[Arizona Republic Editorial board, December 8, 2014] – There’s a big difference between idealizing a faraway river and feeling the current beneath your boat. That distinction matters to Arizona’s state parks, and the Arizona State Parks Foundation understands why.
When city folks express support for the state parks, it represents a casual friendship. When people get out there and experience the real thing, it leads to a committed, long-term relationship — a relationship worth working to preserve and enrich.
“The more people we get into the parks, the more people will be actively interested in the parks,” says Bill Meek, president of the parks foundation board. “We need to get people out there experiencing what we’ve got.”
An engaged constituency is essential because politicians have not been good to the parks. Funding was stripped during the recession, and the current budget deficit may lead to more pain.
Lack of funding translates into at least $80 million in capital needs at the 31 natural, historic and archaeological sites that make up the state parks system. In addition to funding to keep the sites safe and well maintained, more than $200 million in capital projects have been requested to provide better experiences for visitors.
The problem is not a lack of public support. Over the years, Arizonans have shown continued support for parks in polls, through surveys and at the ballot box. In 1990, they approved the Heritage Fund, which targeted $10 million annually to the parks from Lottery revenues.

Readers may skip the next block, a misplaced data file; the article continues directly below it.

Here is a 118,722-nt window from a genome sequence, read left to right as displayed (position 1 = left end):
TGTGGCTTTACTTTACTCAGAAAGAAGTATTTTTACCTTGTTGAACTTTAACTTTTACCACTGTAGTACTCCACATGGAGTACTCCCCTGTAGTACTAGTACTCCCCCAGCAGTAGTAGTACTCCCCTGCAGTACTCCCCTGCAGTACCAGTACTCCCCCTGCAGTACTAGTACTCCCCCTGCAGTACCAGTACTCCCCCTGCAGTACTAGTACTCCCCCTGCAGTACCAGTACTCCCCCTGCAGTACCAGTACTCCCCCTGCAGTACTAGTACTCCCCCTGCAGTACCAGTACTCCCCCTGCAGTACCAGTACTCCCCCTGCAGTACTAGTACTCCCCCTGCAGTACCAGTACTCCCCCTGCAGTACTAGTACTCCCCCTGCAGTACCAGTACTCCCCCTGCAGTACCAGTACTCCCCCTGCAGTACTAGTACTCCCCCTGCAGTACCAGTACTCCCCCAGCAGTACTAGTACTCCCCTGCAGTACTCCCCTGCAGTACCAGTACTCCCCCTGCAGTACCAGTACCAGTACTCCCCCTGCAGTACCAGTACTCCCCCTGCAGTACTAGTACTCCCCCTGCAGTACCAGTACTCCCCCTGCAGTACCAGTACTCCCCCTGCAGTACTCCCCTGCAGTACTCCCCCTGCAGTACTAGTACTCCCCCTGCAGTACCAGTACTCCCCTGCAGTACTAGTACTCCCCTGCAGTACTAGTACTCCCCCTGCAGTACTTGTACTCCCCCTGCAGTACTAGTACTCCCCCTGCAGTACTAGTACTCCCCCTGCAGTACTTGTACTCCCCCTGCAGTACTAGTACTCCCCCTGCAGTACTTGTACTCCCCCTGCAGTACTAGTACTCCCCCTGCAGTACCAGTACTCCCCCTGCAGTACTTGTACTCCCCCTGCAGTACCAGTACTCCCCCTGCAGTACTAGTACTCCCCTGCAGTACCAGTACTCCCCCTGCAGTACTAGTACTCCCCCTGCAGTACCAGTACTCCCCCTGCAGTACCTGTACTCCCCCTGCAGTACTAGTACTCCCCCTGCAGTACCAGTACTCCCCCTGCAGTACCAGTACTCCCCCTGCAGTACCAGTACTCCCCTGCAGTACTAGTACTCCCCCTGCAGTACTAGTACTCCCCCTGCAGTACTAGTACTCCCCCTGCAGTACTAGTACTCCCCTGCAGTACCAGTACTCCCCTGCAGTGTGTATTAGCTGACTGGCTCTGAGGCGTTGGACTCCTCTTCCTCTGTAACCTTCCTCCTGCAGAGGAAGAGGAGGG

The problem is lack of public engagement. Consider this: Lawmakers stripped Heritage funding from the parks during the Great Recession while letting it continue to flow to the Arizona Game and Fish Department. Hunters and anglers form a strong and active constituency. Lawmakers didn’t ignore them.
The constituency for state parks is much broader and less actively engaged politically.
Enter an idea that could help raise money and public consciousness on behalf of these state treasures.
Verde River kayak tours run by the Verde River Institute and the parks foundation include a guide to interpret the flora and fauna, as well as stops at local communities and a tasting session at a winery cooperative.
The $200 fee includes a $115 donation to the parks foundation. Tours this fall brought in about $5,000, which will become seed money to develop a business plan to expand the tours, parks foundation Executive Director Cristie Statler told The Arizona Republic’s Mary Jo Pitzl.
Meek says if the tours are expanded, they could develop a funding stream that lawmakers could not sweep. He says parks systems around the country are using “social enterprise,” an idea that uses commercial strategies to benefit human or environmental needs. That’s the kind of creative thinking our parks need in these tough budget times.
But that’s not all.
Giving people a hands-on experience with resources they had not previously touched deepens their understanding and appreciation. It builds deep commitment. That makes them more likely to “take action and talk to their legislators,” says Doug Von Gausig, director of the Verde River Institute. He leads the river tours.
The more opportunities people have to experience the state parks, the more committed Arizonans will be to speak up for these amazing places.